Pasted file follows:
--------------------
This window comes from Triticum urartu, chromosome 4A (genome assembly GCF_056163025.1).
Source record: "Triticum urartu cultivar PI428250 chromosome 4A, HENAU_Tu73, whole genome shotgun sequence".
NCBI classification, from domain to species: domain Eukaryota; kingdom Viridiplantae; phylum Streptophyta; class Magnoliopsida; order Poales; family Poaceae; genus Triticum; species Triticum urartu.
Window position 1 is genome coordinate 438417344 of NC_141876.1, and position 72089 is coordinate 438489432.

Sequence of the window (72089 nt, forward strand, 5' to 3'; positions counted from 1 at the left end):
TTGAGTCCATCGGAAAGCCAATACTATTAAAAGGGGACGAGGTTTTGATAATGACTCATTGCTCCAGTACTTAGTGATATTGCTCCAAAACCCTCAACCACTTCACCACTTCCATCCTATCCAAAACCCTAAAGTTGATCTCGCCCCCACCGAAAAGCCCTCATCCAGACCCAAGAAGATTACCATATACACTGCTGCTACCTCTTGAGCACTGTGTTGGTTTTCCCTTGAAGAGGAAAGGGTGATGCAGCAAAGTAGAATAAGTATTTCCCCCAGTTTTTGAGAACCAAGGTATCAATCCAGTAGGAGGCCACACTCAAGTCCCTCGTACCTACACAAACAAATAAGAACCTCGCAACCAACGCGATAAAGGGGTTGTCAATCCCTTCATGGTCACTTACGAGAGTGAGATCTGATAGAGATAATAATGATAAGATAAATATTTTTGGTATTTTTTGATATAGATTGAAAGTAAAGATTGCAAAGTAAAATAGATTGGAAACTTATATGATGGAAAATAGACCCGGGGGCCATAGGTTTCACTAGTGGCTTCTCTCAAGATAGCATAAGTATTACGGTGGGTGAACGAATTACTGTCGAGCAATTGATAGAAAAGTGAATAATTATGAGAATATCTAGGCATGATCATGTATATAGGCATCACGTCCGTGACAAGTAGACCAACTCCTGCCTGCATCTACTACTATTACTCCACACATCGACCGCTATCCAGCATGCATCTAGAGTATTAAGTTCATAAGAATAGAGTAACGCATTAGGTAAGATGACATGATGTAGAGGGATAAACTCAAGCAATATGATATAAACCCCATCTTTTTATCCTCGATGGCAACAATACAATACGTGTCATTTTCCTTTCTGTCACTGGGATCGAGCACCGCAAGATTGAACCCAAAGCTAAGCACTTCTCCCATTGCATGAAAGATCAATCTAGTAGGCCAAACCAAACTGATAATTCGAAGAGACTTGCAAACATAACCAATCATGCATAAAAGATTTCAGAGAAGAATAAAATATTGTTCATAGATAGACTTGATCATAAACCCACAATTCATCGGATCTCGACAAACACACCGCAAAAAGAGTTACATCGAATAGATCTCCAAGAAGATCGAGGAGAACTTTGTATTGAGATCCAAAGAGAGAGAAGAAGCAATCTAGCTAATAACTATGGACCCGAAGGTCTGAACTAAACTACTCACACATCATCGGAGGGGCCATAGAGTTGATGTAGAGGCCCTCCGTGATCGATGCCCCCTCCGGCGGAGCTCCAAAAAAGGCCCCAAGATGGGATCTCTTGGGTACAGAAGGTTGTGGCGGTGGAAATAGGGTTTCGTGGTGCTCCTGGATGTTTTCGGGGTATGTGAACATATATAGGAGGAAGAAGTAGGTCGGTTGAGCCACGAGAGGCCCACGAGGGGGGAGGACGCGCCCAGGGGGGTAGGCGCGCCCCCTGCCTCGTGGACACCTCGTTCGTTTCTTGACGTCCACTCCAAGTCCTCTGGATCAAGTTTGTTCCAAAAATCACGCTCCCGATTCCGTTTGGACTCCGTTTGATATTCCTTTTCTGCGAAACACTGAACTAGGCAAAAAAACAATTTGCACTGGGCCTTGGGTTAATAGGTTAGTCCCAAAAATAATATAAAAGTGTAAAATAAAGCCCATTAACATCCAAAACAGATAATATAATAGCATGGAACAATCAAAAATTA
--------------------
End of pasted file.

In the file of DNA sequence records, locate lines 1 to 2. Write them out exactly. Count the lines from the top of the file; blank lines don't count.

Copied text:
This window comes from Triticum urartu, chromosome 4A (genome assembly GCF_056163025.1).
Source record: "Triticum urartu cultivar PI428250 chromosome 4A, HENAU_Tu73, whole genome shotgun sequence".